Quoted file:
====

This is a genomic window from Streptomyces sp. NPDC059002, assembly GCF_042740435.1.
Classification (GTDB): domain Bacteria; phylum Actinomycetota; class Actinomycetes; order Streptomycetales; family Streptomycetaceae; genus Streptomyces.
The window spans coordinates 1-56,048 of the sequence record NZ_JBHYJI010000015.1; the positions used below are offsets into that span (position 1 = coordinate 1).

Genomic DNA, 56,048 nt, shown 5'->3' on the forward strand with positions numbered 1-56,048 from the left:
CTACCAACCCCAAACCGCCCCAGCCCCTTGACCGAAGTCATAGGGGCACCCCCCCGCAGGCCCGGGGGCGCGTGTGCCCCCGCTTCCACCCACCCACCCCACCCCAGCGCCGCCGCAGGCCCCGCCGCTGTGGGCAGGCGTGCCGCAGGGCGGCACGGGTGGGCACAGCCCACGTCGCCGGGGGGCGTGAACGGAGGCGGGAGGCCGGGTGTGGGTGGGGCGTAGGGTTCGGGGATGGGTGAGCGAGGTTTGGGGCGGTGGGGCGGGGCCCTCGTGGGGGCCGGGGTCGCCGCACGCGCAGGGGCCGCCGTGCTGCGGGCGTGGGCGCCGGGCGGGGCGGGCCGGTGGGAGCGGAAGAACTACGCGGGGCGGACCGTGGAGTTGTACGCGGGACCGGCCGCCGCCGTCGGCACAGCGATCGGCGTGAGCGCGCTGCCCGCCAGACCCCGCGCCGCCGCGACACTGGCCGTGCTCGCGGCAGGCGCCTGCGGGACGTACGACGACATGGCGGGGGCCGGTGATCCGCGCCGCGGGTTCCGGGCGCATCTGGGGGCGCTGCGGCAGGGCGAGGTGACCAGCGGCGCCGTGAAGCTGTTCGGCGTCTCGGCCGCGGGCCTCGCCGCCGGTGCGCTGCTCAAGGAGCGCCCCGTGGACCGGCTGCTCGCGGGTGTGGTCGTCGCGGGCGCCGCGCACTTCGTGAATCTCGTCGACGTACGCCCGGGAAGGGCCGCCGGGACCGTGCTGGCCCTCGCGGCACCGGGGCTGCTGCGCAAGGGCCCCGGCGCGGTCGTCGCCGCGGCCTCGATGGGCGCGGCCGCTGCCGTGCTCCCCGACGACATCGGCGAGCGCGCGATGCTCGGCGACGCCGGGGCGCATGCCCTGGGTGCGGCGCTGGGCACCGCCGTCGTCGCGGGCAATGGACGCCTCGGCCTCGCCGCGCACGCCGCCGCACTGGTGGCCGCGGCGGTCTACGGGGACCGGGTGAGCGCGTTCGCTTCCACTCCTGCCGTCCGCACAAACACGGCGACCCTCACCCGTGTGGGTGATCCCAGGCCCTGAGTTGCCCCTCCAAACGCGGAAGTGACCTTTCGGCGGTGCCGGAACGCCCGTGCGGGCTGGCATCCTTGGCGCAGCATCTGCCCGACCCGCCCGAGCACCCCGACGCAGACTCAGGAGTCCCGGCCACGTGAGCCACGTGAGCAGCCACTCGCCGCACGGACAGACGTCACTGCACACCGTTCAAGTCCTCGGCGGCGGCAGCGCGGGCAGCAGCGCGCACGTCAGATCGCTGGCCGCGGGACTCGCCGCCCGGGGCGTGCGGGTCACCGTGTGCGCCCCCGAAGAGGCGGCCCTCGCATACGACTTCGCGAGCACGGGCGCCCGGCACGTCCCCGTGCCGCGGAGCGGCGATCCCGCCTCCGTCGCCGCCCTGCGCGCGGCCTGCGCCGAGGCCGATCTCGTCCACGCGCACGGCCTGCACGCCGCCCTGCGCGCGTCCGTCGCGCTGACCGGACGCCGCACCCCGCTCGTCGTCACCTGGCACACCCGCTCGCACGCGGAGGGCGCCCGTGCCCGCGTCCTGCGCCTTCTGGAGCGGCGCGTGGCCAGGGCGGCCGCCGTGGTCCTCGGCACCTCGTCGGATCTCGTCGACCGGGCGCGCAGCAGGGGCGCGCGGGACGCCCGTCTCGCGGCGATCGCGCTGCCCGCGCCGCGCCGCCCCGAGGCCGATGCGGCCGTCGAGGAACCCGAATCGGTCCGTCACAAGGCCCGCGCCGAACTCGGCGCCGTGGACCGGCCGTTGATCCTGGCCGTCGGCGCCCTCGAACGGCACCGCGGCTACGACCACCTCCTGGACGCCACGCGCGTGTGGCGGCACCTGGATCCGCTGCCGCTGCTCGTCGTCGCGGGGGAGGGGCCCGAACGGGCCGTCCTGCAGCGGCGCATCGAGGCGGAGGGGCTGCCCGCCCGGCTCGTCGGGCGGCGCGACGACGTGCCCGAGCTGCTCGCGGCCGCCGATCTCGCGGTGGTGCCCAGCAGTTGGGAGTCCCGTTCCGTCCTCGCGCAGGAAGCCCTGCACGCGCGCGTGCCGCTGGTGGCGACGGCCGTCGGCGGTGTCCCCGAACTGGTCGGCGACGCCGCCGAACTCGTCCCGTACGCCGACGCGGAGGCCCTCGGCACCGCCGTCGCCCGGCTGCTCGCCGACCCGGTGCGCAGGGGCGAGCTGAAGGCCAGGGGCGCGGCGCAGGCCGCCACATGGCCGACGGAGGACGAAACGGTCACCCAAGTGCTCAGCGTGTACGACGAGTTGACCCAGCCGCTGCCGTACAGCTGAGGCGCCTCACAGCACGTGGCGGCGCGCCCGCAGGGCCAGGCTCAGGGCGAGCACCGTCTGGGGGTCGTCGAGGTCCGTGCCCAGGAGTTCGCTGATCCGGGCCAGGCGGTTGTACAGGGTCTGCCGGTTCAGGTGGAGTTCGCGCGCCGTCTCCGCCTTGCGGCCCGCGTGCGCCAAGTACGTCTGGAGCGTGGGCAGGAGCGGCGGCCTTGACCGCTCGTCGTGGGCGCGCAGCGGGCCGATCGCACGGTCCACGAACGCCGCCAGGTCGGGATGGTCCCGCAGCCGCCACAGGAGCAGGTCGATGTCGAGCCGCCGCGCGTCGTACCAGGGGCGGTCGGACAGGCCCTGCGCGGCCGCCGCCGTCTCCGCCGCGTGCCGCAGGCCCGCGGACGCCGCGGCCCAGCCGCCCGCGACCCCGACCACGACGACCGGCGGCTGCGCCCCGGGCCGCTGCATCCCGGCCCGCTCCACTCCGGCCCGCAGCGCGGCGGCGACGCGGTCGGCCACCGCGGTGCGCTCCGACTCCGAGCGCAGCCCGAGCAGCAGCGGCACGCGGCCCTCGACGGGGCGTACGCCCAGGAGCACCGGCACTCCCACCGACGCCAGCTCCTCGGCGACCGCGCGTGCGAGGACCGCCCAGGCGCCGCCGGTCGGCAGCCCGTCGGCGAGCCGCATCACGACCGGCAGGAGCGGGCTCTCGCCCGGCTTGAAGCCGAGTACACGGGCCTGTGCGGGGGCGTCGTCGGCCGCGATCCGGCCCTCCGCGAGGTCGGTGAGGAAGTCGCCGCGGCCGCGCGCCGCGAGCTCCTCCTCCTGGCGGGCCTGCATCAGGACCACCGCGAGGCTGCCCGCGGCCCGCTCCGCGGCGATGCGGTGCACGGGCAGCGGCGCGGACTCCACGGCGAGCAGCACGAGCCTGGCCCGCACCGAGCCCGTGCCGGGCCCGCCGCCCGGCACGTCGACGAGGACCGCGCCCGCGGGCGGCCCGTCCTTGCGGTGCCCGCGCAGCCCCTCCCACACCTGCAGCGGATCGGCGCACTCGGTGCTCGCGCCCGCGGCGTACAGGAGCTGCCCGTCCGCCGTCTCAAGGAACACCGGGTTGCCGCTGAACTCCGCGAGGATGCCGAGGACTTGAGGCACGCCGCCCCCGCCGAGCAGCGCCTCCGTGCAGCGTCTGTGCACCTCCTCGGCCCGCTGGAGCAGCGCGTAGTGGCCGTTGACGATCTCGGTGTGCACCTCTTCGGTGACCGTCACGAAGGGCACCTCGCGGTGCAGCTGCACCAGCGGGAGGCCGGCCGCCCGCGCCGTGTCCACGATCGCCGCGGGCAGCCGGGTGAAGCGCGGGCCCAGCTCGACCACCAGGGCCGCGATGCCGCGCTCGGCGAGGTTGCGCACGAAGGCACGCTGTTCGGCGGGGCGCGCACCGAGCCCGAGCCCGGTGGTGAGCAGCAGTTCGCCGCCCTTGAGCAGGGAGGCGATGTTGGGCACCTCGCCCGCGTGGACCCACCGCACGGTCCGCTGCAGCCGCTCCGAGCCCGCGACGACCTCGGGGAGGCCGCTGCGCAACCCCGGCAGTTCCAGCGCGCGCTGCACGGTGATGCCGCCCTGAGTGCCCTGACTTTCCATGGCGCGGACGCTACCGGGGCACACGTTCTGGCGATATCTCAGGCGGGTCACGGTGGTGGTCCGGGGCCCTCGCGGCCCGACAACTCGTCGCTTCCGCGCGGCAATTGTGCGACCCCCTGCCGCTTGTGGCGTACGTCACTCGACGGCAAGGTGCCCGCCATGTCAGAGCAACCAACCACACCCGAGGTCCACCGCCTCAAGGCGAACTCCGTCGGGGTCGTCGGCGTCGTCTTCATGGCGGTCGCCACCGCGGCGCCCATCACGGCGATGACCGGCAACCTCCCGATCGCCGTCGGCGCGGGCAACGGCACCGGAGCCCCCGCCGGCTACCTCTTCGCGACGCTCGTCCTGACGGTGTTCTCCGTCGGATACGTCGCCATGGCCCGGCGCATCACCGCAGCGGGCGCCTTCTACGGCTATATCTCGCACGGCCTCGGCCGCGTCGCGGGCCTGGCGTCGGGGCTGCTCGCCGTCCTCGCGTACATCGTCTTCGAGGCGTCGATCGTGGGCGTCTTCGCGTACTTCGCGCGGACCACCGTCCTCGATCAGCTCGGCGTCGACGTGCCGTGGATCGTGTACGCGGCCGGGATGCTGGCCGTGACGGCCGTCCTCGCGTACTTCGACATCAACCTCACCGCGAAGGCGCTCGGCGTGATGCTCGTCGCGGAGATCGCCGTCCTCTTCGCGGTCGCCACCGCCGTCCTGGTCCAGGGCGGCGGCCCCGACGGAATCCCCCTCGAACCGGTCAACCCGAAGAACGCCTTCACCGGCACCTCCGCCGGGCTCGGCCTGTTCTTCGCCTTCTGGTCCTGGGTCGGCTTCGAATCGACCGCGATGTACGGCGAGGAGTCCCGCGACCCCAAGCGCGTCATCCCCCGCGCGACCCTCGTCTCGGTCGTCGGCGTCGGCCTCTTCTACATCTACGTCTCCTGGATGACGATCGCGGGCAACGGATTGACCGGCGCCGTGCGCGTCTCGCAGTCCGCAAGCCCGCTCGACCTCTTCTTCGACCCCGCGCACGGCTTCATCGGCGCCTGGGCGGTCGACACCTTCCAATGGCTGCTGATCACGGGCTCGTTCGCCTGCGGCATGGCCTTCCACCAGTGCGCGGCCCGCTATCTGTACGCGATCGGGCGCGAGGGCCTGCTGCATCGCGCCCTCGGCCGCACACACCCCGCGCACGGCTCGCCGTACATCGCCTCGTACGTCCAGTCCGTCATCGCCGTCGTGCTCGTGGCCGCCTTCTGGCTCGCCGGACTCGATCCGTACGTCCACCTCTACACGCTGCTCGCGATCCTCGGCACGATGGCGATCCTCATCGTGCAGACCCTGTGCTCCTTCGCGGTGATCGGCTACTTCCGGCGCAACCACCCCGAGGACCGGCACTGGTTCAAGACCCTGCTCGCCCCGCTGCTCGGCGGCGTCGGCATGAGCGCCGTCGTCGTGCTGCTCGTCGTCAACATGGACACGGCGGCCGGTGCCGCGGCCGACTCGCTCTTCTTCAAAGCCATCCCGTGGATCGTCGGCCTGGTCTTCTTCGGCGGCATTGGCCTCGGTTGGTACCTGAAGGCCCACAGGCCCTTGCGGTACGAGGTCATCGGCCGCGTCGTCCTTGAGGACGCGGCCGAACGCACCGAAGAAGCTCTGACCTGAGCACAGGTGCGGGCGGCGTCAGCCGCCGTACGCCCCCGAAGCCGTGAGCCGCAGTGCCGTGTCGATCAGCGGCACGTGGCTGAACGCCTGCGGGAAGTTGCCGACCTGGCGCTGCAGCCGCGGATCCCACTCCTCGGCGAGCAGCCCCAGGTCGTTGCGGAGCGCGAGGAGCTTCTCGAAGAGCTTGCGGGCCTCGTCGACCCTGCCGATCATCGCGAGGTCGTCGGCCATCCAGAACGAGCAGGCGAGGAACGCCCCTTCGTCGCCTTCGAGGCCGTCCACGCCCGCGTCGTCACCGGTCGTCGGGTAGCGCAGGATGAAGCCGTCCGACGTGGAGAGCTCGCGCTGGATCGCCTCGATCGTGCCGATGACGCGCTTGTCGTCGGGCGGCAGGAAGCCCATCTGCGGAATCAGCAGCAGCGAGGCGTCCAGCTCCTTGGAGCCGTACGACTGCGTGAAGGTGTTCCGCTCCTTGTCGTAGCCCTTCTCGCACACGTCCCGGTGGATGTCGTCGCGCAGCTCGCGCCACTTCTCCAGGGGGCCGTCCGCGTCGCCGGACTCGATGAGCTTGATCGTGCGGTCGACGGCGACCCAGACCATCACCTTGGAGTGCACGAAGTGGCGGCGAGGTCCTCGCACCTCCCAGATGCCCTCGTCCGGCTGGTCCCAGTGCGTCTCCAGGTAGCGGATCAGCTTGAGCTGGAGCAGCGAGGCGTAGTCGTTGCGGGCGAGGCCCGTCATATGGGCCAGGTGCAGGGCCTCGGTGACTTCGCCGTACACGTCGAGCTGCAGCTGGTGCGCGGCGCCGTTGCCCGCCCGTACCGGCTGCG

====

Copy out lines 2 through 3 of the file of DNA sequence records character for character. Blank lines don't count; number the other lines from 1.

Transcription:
Classification (GTDB): domain Bacteria; phylum Actinomycetota; class Actinomycetes; order Streptomycetales; family Streptomycetaceae; genus Streptomyces.
The window spans coordinates 1-56,048 of the sequence record NZ_JBHYJI010000015.1; the positions used below are offsets into that span (position 1 = coordinate 1).